Background: The past 10 years have witnessed a significant growth in sharing of health data for secondary uses. Alongside this there has been growing interest in the public acceptability of data sharing and data linkage practices. Public acceptance is recognised as crucial for ensuring the legitimacy of current practices and systems of governance. Given the growing international interest in this area this systematic review and thematic synthesis represents a timely review of current evidence. It highlights the key factors influencing public responses as well as important areas for further research.
Methods: This paper reports a systematic review and thematic synthesis of qualitative studies examining public attitudes towards the sharing or linkage of health data for research purposes. Twenty-five studies were included in the review. The included studies were conducted primarily in the UK and North America, with one study set in Japan, another in Sweden and one in multiple countries. The included studies were conducted between 1999 and 2013 (eight studies selected for inclusion did not report data collection dates). The qualitative methods represented in the studies included focus groups, interviews, deliberative events, dialogue workshops and asynchronous online interviews.
Results: Key themes identified across the corpus of studies related to the conditions necessary for public support/acceptability, areas of public concern and implications for future research. The results identify a growing body of evidence pointing towards widespread general-though conditional-support for data linkage and data sharing for research purposes. Whilst a variety of concerns were raised (e.g. relating to confidentiality, individuals' control over their data, uses and abuses of data and potential harms arising) in cases where participants perceived there to be actual or potential public benefits from research and had trust in the individuals or organisations conducting and/or overseeing data linkage/sharing, they were generally supportive. The studies also find current low levels of awareness about existing practices and uses of data.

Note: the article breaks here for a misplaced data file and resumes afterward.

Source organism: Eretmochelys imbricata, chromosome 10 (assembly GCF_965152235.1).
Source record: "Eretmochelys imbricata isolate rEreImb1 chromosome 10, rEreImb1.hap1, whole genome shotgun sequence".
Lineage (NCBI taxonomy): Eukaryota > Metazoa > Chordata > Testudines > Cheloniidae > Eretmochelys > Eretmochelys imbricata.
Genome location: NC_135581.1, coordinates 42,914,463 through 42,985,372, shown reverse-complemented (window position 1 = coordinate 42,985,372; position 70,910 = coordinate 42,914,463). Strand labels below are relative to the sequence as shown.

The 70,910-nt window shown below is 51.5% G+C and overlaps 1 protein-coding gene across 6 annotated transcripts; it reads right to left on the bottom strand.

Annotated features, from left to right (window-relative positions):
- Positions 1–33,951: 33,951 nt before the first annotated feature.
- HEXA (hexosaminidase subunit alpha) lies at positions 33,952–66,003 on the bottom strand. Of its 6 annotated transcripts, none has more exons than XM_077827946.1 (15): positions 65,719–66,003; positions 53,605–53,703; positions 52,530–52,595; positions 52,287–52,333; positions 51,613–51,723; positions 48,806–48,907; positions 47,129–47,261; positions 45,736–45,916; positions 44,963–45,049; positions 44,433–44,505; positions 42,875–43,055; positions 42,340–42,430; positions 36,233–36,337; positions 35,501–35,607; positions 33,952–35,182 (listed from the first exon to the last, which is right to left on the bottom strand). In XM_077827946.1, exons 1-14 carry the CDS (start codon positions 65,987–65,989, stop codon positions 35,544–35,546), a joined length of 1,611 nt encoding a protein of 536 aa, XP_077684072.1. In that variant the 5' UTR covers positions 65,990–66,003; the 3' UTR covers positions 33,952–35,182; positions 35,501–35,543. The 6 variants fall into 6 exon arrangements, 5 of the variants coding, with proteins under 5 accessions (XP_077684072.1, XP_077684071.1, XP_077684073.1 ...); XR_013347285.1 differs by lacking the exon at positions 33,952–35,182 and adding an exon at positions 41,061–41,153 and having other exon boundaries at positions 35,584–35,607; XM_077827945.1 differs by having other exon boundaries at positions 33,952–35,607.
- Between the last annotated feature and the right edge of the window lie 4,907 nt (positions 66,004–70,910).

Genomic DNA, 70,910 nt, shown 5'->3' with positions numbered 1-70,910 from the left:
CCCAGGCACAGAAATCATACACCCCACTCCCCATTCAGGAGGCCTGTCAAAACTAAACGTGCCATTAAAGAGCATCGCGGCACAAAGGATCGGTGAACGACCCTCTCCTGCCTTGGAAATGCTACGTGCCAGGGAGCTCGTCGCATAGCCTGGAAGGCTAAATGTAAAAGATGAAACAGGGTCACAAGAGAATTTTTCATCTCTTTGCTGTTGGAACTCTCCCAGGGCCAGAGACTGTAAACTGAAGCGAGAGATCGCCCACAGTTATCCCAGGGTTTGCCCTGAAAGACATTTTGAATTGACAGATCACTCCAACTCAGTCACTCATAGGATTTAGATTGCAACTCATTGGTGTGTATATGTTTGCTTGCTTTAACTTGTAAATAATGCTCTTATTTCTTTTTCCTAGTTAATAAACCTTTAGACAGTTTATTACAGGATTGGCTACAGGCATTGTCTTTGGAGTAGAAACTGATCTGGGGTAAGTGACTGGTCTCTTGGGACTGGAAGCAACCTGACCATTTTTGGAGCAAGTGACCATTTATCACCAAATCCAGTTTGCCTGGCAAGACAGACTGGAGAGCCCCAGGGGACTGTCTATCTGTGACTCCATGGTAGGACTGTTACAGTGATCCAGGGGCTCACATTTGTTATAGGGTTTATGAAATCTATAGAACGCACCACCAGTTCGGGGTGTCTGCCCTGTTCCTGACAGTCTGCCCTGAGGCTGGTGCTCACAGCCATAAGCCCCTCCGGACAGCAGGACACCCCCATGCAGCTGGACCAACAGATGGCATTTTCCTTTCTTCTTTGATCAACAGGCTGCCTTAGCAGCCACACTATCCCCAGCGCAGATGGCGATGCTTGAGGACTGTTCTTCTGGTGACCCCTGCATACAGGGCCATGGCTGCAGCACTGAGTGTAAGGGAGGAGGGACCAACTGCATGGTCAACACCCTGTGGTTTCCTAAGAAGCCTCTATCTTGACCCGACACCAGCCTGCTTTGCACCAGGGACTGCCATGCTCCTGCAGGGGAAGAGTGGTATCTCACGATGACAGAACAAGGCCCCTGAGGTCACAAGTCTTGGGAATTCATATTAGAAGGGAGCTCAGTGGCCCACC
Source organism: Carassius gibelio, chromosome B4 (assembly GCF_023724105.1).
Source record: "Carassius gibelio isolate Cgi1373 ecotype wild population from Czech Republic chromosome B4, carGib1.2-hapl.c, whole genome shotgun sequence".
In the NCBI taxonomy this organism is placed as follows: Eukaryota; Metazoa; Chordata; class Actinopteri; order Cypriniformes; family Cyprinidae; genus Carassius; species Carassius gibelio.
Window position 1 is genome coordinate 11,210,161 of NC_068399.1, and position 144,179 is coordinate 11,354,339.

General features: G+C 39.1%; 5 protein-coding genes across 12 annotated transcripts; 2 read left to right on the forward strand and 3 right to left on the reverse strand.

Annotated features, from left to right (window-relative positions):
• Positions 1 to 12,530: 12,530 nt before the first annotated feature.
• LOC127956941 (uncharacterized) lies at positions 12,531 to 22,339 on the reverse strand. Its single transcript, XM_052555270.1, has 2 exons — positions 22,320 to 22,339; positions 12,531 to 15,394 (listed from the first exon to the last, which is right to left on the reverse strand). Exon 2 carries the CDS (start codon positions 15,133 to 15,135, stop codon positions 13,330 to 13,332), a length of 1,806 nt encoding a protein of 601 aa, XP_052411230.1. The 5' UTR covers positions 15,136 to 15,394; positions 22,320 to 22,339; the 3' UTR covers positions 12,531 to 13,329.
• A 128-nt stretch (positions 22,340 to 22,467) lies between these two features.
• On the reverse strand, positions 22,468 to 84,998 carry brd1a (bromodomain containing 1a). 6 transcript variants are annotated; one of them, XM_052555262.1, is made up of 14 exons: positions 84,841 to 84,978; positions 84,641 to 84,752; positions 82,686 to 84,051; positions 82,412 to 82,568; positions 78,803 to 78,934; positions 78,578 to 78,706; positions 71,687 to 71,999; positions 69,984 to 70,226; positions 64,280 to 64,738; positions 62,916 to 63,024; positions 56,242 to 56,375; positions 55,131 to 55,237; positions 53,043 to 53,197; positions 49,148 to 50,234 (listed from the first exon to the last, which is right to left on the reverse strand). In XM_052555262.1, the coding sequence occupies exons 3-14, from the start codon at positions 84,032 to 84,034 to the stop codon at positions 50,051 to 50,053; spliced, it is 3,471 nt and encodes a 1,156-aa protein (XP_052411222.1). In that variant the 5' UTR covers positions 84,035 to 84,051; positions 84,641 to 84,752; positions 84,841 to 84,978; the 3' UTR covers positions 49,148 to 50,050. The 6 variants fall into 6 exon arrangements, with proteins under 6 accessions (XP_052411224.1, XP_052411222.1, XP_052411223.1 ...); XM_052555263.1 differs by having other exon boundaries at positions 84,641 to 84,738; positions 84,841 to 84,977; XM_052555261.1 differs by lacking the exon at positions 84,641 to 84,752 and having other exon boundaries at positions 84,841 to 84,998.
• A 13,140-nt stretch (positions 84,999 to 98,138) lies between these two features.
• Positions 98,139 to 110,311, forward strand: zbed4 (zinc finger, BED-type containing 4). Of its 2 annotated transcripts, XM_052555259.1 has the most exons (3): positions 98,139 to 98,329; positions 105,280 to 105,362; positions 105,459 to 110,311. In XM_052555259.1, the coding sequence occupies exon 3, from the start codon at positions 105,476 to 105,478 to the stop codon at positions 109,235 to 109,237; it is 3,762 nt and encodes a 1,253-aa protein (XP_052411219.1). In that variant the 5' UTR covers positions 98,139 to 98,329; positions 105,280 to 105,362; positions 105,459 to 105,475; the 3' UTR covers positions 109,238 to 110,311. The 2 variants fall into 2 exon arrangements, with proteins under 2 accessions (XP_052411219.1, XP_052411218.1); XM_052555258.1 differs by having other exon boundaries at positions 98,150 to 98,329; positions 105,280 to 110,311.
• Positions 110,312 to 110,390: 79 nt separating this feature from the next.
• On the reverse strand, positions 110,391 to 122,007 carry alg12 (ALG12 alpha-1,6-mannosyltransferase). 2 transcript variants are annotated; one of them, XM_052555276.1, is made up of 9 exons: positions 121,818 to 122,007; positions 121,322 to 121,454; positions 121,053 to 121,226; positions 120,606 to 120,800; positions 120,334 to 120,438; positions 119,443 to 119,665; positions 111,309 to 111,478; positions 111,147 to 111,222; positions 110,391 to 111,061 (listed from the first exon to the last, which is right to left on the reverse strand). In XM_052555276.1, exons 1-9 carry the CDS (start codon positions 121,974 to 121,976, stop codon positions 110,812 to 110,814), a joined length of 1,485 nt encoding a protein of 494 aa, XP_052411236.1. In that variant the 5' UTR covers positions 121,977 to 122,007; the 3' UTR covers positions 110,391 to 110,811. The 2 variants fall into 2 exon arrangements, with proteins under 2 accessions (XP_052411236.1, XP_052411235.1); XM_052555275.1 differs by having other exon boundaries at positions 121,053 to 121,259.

Conclusions: Whilst the results indicate widespread (conditional) public support for data sharing and linkage for research purposes, a range of concerns exist. In order to ensure public support for future research uses of data greater awareness raising combined with opportunities for public engagement and deliberation are needed. This will be essential for ensuring the legitimacy of future health informatics research and avoiding further public controversy.
Keywords: Data linkage; Data sharing; Health informatics; Public engagement.